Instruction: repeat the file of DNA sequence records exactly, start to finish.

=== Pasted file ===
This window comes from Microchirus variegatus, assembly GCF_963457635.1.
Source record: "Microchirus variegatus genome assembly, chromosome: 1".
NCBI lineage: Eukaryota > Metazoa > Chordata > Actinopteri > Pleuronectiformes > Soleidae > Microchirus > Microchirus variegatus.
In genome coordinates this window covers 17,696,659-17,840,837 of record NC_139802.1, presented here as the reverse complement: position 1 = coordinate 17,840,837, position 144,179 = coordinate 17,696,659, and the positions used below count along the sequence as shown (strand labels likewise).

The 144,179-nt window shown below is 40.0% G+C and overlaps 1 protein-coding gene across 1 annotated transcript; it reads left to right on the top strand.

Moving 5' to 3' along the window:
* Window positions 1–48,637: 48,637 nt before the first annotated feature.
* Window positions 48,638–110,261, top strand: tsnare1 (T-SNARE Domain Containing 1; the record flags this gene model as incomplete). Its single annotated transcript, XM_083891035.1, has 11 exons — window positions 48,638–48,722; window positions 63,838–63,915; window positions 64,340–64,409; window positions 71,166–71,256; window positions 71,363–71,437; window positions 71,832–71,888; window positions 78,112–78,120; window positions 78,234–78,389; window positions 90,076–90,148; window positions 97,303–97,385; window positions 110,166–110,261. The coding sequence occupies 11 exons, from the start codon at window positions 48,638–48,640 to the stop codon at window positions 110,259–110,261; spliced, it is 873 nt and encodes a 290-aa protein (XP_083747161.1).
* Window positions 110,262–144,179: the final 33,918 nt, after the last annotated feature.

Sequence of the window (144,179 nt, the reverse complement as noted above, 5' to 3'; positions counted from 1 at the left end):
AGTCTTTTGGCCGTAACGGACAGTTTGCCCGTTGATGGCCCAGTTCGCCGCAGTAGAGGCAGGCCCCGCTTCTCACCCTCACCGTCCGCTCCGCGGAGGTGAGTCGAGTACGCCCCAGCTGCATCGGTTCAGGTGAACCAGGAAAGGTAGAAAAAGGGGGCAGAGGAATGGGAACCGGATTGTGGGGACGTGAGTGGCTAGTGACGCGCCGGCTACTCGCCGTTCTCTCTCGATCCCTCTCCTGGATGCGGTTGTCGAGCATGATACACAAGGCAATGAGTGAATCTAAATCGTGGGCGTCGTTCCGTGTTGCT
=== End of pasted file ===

This window comes from Microchirus variegatus, assembly GCF_963457635.1.
Source record: "Microchirus variegatus genome assembly, chromosome: 1".
NCBI lineage: Eukaryota > Metazoa > Chordata > Actinopteri > Pleuronectiformes > Soleidae > Microchirus > Microchirus variegatus.
In genome coordinates this window covers 17,696,659-17,840,837 of record NC_139802.1, presented here as the reverse complement: position 1 = coordinate 17,840,837, position 144,179 = coordinate 17,696,659, and the positions used below count along the sequence as shown (strand labels likewise).

The 144,179-nt window shown below is 40.0% G+C and overlaps 1 protein-coding gene across 1 annotated transcript; it reads left to right on the top strand.

Moving 5' to 3' along the window:
* Window positions 1–48,637: 48,637 nt before the first annotated feature.
* Window positions 48,638–110,261, top strand: tsnare1 (T-SNARE Domain Containing 1; the record flags this gene model as incomplete). Its single annotated transcript, XM_083891035.1, has 11 exons — window positions 48,638–48,722; window positions 63,838–63,915; window positions 64,340–64,409; window positions 71,166–71,256; window positions 71,363–71,437; window positions 71,832–71,888; window positions 78,112–78,120; window positions 78,234–78,389; window positions 90,076–90,148; window positions 97,303–97,385; window positions 110,166–110,261. The coding sequence occupies 11 exons, from the start codon at window positions 48,638–48,640 to the stop codon at window positions 110,259–110,261; spliced, it is 873 nt and encodes a 290-aa protein (XP_083747161.1).
* Window positions 110,262–144,179: the final 33,918 nt, after the last annotated feature.

Sequence of the window (144,179 nt, the reverse complement as noted above, 5' to 3'; positions counted from 1 at the left end):
AGTCTTTTGGCCGTAACGGACAGTTTGCCCGTTGATGGCCCAGTTCGCCGCAGTAGAGGCAGGCCCCGCTTCTCACCCTCACCGTCCGCTCCGCGGAGGTGAGTCGAGTACGCCCCAGCTGCATCGGTTCAGGTGAACCAGGAAAGGTAGAAAAAGGGGGCAGAGGAATGGGAACCGGATTGTGGGGACGTGAGTGGCTAGTGACGCGCCGGCTACTCGCCGTTCTCTCTCGATCCCTCTCCTGGATGCGGTTGTCGAGCATGATACACAAGGCAATGAGTGAATCTAAATCGTGGGCGTCGTTCCGTGTTGCT